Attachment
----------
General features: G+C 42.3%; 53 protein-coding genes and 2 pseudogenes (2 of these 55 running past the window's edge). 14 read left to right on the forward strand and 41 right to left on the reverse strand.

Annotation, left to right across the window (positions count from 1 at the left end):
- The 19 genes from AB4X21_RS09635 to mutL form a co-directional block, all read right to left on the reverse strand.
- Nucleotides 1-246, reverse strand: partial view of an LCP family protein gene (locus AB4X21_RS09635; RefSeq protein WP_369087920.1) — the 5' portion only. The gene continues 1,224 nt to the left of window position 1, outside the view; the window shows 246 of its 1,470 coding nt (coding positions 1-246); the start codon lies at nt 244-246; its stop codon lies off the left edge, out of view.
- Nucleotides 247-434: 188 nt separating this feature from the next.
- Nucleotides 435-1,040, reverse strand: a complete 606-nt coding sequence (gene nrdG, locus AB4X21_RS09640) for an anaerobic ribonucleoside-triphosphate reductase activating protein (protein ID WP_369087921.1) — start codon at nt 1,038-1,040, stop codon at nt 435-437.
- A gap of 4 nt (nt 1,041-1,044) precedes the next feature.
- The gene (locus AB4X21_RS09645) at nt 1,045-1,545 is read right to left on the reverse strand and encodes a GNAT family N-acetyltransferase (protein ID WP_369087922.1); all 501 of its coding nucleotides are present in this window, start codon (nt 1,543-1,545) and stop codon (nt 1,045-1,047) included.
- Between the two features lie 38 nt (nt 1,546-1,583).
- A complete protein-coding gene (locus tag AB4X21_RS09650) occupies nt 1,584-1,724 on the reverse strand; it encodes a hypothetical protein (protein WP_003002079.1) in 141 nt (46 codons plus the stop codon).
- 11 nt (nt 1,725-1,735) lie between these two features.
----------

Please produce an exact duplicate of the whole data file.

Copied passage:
General features: G+C 42.3%; 53 protein-coding genes and 2 pseudogenes (2 of these 55 running past the window's edge). 14 read left to right on the forward strand and 41 right to left on the reverse strand.

Annotation, left to right across the window (positions count from 1 at the left end):
- The 19 genes from AB4X21_RS09635 to mutL form a co-directional block, all read right to left on the reverse strand.
- Nucleotides 1-246, reverse strand: partial view of an LCP family protein gene (locus AB4X21_RS09635; RefSeq protein WP_369087920.1) — the 5' portion only. The gene continues 1,224 nt to the left of window position 1, outside the view; the window shows 246 of its 1,470 coding nt (coding positions 1-246); the start codon lies at nt 244-246; its stop codon lies off the left edge, out of view.
- Nucleotides 247-434: 188 nt separating this feature from the next.
- Nucleotides 435-1,040, reverse strand: a complete 606-nt coding sequence (gene nrdG, locus AB4X21_RS09640) for an anaerobic ribonucleoside-triphosphate reductase activating protein (protein ID WP_369087921.1) — start codon at nt 1,038-1,040, stop codon at nt 435-437.
- A gap of 4 nt (nt 1,041-1,044) precedes the next feature.
- The gene (locus AB4X21_RS09645) at nt 1,045-1,545 is read right to left on the reverse strand and encodes a GNAT family N-acetyltransferase (protein ID WP_369087922.1); all 501 of its coding nucleotides are present in this window, start codon (nt 1,543-1,545) and stop codon (nt 1,045-1,047) included.
- Between the two features lie 38 nt (nt 1,546-1,583).
- A complete protein-coding gene (locus tag AB4X21_RS09650) occupies nt 1,584-1,724 on the reverse strand; it encodes a hypothetical protein (protein WP_003002079.1) in 141 nt (46 codons plus the stop codon).
- 11 nt (nt 1,725-1,735) lie between these two features.